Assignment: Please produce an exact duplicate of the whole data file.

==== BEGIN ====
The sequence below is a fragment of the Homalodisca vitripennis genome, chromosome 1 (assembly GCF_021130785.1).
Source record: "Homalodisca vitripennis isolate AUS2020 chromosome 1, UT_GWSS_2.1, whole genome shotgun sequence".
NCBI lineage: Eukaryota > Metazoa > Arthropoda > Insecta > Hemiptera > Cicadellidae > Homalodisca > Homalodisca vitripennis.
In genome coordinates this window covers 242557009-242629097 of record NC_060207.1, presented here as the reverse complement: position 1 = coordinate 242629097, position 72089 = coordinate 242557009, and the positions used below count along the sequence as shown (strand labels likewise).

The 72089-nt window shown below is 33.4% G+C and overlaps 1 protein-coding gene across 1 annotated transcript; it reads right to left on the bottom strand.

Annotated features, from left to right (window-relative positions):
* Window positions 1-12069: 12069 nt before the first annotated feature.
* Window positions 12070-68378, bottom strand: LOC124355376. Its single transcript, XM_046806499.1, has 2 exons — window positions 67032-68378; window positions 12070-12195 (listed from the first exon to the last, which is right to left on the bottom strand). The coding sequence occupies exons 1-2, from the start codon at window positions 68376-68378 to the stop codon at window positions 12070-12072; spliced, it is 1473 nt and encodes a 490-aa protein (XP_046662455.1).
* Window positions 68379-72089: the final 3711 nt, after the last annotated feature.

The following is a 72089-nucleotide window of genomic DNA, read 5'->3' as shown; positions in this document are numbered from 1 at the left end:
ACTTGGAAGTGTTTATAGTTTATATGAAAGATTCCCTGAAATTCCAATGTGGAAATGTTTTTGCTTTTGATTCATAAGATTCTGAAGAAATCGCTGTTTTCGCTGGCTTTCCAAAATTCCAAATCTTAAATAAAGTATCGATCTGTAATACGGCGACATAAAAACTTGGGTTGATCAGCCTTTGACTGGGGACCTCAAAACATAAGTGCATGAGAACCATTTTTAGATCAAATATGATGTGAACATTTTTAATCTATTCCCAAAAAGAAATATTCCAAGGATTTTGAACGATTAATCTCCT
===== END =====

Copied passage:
The sequence below is a fragment of the Homalodisca vitripennis genome, chromosome 1 (assembly GCF_021130785.1).
Source record: "Homalodisca vitripennis isolate AUS2020 chromosome 1, UT_GWSS_2.1, whole genome shotgun sequence".
NCBI lineage: Eukaryota > Metazoa > Arthropoda > Insecta > Hemiptera > Cicadellidae > Homalodisca > Homalodisca vitripennis.
In genome coordinates this window covers 242557009-242629097 of record NC_060207.1, presented here as the reverse complement: position 1 = coordinate 242629097, position 72089 = coordinate 242557009, and the positions used below count along the sequence as shown (strand labels likewise).

The 72089-nt window shown below is 33.4% G+C and overlaps 1 protein-coding gene across 1 annotated transcript; it reads right to left on the bottom strand.

Annotated features, from left to right (window-relative positions):
* Window positions 1-12069: 12069 nt before the first annotated feature.
* Window positions 12070-68378, bottom strand: LOC124355376. Its single transcript, XM_046806499.1, has 2 exons — window positions 67032-68378; window positions 12070-12195 (listed from the first exon to the last, which is right to left on the bottom strand). The coding sequence occupies exons 1-2, from the start codon at window positions 68376-68378 to the stop codon at window positions 12070-12072; spliced, it is 1473 nt and encodes a 490-aa protein (XP_046662455.1).
* Window positions 68379-72089: the final 3711 nt, after the last annotated feature.

The following is a 72089-nucleotide window of genomic DNA, read 5'->3' as shown; positions in this document are numbered from 1 at the left end:
ACTTGGAAGTGTTTATAGTTTATATGAAAGATTCCCTGAAATTCCAATGTGGAAATGTTTTTGCTTTTGATTCATAAGATTCTGAAGAAATCGCTGTTTTCGCTGGCTTTCCAAAATTCCAAATCTTAAATAAAGTATCGATCTGTAATACGGCGACATAAAAACTTGGGTTGATCAGCCTTTGACTGGGGACCTCAAAACATAAGTGCATGAGAACCATTTTTAGATCAAATATGATGTGAACATTTTTAATCTATTCCCAAAAAGAAATATTCCAAGGATTTTGAACGATTAATCTCCT